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The big news in media land today is that 300 newspapers across the U.S. ran editorials calling Donald Trump out for shit-talking the press—or, more specifically, for calling the media "fake news," "the enemy of the people," etc etc etc.

The move was coordinated by the Boston Globe. Here's an excerpt from the letter in the Globe:

The greatness of America is dependent on the role of a free press to speak the truth to the powerful. To label the press ‘the enemy of the people’ is as un-American as it is dangerous to the civic compact we have shared for more than two centuries.

And from the New York Times:

Insisting that truths you don't like are 'fake news' is dangerous to the lifeblood of democracy. And calling journalists the 'enemy of the people' is dangerous, period.

The Atlantic:

The president’s rhetoric doesn’t merely spread division and distrust; it is dangerous, and sick. Like all Americans, he has a right to critique the press. But he is also sworn to preserve, protect, and defend the Constitution—and this is what he must do.

And, my personal favorite, North Dakota's Tioga Tribune (emphasis mine):

A recent Ipsos survey shows an overwhelming number of people—85 percent—believe 'freedom of the press is essential for American Democracy,' but the same survey illuminates a growing belief among some that the government should be able to silence 'bad' media. But who gets to decide which media is 'bad'? Your guy may be in office now, but what if your side was in the minority? Would you want the party in power to have the right to silence all dissension?

It's a good point! The idea that government should be able to "silence" bad media is truly terrifying, reminiscent of nations more authoritarian than this and/or the 1950s. But here's the thing: While every reporter and editorial board member in this country may get cold sweats at the idea that of the government shutting down "bad" media, when it comes to the private sector, it does seem a little rich that we—members of the media—are literally begging companies to do the very same thing. Look at Twitter, where (literally) every day, people working in media lambaste CEO Jack Dorsey for failing to kick loathsome people like Alex Jones (or even the President of the United States) off the platform. And it works: Twitter, following Apple, Facebook, and YouTube, finally suspended Jones this week.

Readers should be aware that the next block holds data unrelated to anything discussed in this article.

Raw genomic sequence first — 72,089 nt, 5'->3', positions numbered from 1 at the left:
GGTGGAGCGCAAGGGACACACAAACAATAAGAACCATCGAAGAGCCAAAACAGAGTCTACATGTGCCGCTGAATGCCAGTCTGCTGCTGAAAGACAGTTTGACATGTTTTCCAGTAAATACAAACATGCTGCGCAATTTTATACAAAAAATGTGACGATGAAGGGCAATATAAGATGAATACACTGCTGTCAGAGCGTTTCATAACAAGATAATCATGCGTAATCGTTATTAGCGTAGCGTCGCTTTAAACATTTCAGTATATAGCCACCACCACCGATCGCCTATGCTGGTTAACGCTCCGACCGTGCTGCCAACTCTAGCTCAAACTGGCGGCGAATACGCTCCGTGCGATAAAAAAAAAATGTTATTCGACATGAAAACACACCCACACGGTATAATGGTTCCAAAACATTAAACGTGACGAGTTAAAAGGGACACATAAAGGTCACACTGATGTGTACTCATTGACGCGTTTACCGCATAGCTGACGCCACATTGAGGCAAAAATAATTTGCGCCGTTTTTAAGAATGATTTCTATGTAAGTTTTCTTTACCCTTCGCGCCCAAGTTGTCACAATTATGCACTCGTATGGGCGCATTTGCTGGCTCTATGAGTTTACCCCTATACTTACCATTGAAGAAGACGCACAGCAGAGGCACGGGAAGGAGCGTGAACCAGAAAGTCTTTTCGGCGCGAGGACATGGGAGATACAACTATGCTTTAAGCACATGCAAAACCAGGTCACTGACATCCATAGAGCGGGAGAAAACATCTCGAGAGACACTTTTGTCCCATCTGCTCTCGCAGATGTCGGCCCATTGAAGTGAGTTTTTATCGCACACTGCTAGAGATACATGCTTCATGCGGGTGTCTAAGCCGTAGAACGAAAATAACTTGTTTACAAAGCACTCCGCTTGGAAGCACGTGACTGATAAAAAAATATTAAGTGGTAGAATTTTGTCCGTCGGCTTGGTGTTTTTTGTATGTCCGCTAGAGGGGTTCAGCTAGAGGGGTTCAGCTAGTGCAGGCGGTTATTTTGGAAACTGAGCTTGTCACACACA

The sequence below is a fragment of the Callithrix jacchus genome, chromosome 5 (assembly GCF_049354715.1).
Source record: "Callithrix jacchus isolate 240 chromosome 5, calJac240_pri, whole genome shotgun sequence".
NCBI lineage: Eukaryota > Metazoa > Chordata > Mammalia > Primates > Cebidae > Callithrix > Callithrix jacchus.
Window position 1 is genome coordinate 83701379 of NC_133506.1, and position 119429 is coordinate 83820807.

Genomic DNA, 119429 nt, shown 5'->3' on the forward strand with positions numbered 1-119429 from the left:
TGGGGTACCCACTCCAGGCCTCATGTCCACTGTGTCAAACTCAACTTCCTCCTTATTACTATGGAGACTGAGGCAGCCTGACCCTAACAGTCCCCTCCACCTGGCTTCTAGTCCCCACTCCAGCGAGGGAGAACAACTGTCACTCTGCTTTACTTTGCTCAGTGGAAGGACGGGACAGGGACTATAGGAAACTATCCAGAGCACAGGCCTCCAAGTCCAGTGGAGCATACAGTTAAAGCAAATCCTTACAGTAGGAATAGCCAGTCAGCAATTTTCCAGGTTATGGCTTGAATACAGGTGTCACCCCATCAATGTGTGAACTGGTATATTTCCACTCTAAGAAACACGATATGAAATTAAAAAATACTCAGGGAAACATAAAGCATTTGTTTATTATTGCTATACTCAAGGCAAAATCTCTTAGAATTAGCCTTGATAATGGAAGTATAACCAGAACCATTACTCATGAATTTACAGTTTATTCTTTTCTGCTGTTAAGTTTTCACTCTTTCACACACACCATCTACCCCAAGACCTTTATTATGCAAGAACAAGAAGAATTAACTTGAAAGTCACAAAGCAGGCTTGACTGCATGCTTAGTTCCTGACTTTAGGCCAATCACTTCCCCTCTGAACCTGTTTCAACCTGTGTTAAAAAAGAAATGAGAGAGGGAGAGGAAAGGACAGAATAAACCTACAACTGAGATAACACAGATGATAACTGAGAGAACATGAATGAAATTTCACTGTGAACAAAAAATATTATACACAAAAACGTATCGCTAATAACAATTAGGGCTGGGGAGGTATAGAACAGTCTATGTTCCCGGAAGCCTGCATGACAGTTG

Of course, private enterprise is not the government and outside of violating anti-discrimination laws, companies have every right to decide who can or cannot use their service. "No shirt, no shoes, no problematic opinions" is how the old slogan goes, right? But social media platforms are not unilaterally opting to kick Alex Jones off because he's a libelous asshole; they're banning him for "hate speech," a nebulous standard that changes depending on who is employing it.